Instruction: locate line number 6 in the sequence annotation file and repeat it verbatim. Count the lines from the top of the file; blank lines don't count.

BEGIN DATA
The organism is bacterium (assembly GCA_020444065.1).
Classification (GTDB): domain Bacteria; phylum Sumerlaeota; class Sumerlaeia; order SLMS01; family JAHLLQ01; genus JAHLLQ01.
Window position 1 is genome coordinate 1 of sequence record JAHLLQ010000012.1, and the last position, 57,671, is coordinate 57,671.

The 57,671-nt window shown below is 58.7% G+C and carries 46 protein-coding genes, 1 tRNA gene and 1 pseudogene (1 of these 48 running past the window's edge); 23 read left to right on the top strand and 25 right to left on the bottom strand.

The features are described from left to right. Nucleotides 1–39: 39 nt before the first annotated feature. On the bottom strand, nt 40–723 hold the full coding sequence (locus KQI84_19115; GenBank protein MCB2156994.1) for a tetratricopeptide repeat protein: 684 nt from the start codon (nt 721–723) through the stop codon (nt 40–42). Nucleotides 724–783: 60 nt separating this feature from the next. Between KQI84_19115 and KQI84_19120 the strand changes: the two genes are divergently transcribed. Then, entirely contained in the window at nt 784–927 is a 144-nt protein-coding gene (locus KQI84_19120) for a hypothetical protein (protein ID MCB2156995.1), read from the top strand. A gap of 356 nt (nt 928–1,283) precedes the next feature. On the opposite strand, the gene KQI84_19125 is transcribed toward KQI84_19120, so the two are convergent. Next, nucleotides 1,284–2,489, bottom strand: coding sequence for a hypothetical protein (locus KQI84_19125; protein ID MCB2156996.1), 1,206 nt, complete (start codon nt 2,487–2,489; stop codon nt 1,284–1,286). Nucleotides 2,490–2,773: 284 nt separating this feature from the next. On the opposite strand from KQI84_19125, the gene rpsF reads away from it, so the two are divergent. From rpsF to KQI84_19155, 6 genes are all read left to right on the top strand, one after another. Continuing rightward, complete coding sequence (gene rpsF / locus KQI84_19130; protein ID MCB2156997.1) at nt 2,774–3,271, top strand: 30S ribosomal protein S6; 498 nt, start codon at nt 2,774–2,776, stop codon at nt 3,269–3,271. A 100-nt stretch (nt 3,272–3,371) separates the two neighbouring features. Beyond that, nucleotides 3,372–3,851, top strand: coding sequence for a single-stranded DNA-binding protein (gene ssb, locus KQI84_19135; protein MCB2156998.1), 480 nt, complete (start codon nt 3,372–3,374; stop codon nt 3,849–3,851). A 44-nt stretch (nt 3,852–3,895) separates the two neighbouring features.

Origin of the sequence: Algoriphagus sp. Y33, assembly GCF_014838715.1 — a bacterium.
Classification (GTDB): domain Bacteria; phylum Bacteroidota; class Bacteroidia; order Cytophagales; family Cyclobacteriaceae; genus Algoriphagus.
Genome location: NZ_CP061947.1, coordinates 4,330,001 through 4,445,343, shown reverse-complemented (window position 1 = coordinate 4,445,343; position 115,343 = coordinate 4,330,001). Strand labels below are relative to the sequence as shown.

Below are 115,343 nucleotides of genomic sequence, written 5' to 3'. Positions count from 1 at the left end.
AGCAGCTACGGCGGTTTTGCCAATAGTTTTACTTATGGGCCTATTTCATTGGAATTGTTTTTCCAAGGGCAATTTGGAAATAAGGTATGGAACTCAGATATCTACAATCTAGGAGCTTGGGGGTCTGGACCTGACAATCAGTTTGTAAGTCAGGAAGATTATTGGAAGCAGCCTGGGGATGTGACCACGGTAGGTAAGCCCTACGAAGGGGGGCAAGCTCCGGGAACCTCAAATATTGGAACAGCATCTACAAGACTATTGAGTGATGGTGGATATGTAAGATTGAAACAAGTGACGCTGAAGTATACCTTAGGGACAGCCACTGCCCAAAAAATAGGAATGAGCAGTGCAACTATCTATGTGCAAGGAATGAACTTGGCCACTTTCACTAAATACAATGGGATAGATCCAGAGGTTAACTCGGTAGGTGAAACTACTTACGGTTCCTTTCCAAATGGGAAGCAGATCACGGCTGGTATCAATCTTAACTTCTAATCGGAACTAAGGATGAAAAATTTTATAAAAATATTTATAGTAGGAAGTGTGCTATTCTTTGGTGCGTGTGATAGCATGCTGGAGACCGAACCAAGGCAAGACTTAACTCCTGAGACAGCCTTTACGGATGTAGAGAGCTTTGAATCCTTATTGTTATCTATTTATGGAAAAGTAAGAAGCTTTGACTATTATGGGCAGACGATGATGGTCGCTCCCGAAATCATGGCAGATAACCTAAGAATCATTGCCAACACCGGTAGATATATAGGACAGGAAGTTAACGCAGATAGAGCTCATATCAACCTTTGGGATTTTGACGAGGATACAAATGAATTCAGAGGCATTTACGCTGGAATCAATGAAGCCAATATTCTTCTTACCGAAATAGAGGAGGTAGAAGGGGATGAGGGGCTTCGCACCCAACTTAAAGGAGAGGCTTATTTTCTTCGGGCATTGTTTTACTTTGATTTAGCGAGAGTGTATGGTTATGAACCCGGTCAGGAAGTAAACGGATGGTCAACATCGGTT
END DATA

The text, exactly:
Origin of the sequence: Algoriphagus sp. Y33, assembly GCF_014838715.1 — a bacterium.